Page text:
Yikes! What a title…Oh no, not another old man rant?! (Mountain misery…) It’s alright – this is about the welcome sights and sounds as you sit by the fire, or awaken and stumble out of your tent early on a bright morning. An old(ish) man, content.
We stayed at Green Point campground once again, and I’m so happy to say it was a wonderful experience. Fellow campers were well spaced and well behaved – like we all hope for when you first roll in.
We had a green and leafy walk in site, mere minutes from the beach, with the constant sound of the Pacific surf drifting up from below. The first night we dropped off with light rainfall drumming on the roof of the tent. It’s ok to drop off to the sound of rain, but you don’t really want to wake to it…
…we got lucky, and awoke to bright skies and big sounds. Much of the cacophony came from the multitude of birds, seen and unseen, that were our companions. I’m not knowledgeable in identifying bird calls or song, but it is very pleasant to sit and listen. I wrote brief notes one morning in an attempt to describe some of the calls:
– sounds like it is saying “trouble-trouble”
– sounds like two coconut halves clopping together
– a wooden note on a glockenspiel?
– cawing, croaking, whistling, chattering, chirping, squawking and shrilling
Hmm. I read my notes and decided to put the pen down, pick up my coffee, and just watch and listen. And really, the word cacophony is the wrong word to use – it was anything but harsh or discordant (but I like the sound of the word, so there it is in the title!)
Steller’s Jays flashed across our site, brilliant blue against the green, never still long enough to me to get a photograph, they were intently foraging on through the campground.
The whirring buzz and flit of hummingbirds is a delight, and if they catch me unawares (which is most times) they always have me leaping up in crazed self defence until I realize it is a hummingbird and not a large hornet out to get me (sad, but true, and happens nearly every time…) I love seeing hummingbirds. To a small boy growing up used to the ducks and pigeons in various London parks, the very idea of hummingbirds was so exotic. It still is! One morning, I saw hummingbirds smaller than butterflies, and butterflies larger than hummingbirds. How cool!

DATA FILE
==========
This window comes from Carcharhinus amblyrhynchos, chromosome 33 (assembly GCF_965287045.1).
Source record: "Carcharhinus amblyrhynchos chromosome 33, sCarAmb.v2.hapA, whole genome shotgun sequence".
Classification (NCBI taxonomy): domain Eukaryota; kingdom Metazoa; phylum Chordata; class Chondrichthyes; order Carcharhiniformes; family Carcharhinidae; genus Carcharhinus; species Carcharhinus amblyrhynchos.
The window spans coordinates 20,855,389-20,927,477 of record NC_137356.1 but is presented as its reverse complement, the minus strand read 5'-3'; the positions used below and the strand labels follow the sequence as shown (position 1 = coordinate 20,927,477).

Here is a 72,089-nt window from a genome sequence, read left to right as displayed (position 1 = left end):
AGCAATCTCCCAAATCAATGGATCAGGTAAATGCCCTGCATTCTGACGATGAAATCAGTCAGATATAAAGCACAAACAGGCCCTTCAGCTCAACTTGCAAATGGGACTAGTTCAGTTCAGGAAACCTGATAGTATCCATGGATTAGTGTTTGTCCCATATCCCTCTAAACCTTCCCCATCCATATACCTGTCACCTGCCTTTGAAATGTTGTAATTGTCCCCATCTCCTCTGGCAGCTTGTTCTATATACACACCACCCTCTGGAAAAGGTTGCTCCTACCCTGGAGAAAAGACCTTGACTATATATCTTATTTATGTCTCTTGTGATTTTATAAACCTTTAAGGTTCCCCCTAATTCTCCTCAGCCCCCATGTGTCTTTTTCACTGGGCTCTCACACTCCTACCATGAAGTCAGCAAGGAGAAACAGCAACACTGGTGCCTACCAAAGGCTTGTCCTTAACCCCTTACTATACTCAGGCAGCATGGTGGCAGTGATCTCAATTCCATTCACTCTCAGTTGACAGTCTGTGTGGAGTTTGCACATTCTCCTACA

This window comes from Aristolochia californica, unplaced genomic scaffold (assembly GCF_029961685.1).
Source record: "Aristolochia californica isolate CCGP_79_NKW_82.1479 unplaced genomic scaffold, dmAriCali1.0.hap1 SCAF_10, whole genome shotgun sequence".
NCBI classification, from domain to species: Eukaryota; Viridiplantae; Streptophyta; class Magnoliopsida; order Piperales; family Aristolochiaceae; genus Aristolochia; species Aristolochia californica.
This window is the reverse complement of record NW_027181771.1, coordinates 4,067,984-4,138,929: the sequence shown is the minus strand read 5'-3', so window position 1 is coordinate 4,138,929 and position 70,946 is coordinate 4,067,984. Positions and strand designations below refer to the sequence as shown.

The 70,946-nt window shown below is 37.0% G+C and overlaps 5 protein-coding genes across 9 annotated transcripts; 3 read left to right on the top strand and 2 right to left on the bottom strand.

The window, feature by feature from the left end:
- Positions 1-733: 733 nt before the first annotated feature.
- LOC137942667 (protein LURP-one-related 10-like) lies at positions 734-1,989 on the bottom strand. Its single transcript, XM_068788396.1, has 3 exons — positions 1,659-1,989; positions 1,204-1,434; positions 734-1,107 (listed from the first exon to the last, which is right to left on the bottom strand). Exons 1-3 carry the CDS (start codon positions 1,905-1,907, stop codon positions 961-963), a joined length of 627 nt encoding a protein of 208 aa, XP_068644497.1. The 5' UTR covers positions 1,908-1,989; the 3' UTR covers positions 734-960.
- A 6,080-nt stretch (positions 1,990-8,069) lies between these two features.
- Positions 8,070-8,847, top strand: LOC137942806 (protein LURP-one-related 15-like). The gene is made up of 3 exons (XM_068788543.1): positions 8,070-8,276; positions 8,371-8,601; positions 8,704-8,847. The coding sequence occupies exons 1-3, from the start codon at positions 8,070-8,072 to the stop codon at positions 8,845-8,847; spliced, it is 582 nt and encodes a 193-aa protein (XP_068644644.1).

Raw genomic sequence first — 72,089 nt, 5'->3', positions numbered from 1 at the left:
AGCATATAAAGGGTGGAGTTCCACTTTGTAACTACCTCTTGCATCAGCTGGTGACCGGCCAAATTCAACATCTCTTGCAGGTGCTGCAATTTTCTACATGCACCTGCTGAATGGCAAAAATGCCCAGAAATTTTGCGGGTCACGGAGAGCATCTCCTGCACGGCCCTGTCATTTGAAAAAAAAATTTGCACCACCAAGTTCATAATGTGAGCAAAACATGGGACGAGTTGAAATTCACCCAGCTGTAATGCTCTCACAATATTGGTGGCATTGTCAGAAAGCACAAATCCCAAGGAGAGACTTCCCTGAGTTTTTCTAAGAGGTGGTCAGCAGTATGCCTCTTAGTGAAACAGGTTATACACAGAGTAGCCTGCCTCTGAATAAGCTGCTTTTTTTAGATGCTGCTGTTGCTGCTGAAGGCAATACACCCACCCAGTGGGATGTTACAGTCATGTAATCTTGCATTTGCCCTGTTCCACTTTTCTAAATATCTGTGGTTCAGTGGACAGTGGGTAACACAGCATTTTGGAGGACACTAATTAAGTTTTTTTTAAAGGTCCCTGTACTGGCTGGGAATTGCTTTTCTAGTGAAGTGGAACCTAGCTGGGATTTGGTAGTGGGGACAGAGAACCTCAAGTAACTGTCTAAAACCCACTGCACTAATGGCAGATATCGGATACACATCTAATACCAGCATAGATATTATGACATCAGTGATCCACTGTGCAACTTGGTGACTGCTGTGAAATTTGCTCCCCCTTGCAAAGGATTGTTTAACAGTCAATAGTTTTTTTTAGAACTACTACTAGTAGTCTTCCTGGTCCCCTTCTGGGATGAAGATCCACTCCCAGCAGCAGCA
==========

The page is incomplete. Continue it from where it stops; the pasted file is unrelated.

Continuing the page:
Looking up and through the trees, there almost always seemed to be small clusters of ravens wheeling, tumbling, and floating across the sky. I know little about what the behaviour signifies, but it seemed they were being competitive, showing off their aerial skills. I appreciated the show.
Sit looking up long enough, and eventually a bald eagle will glide over. Always excited to see one, bald eagles are simply magnificent. To me, they are so representative of wilderness and rugged landscapes. I think I said it last week, (Seals, bears, and bald eagles) but I’ll say it again, it is always a thrill to see a bald eagle.
An American robin would sometimes hop past, and a small sparrow sat and sang and sang for several minutes – long enough that I managed a (blurry) photograph.
What a way to start the day! And continue the day. And finish the day. It was hard to drag ourselves away. A joy simply to sit there – birdsong, breeze in the trees, drips and drops after the rain, and surf sounds below – what a camping soundtrack. With a cup of coffee, about perfect, and an old(ish) man, content!
Thanks for reading! Please feel free to leave a comment or share a story, and have a wonderful weekend!
(With the exception of the bald eagle, all the photographs were taken less than 10 metres from our tent – it was a beautiful site!)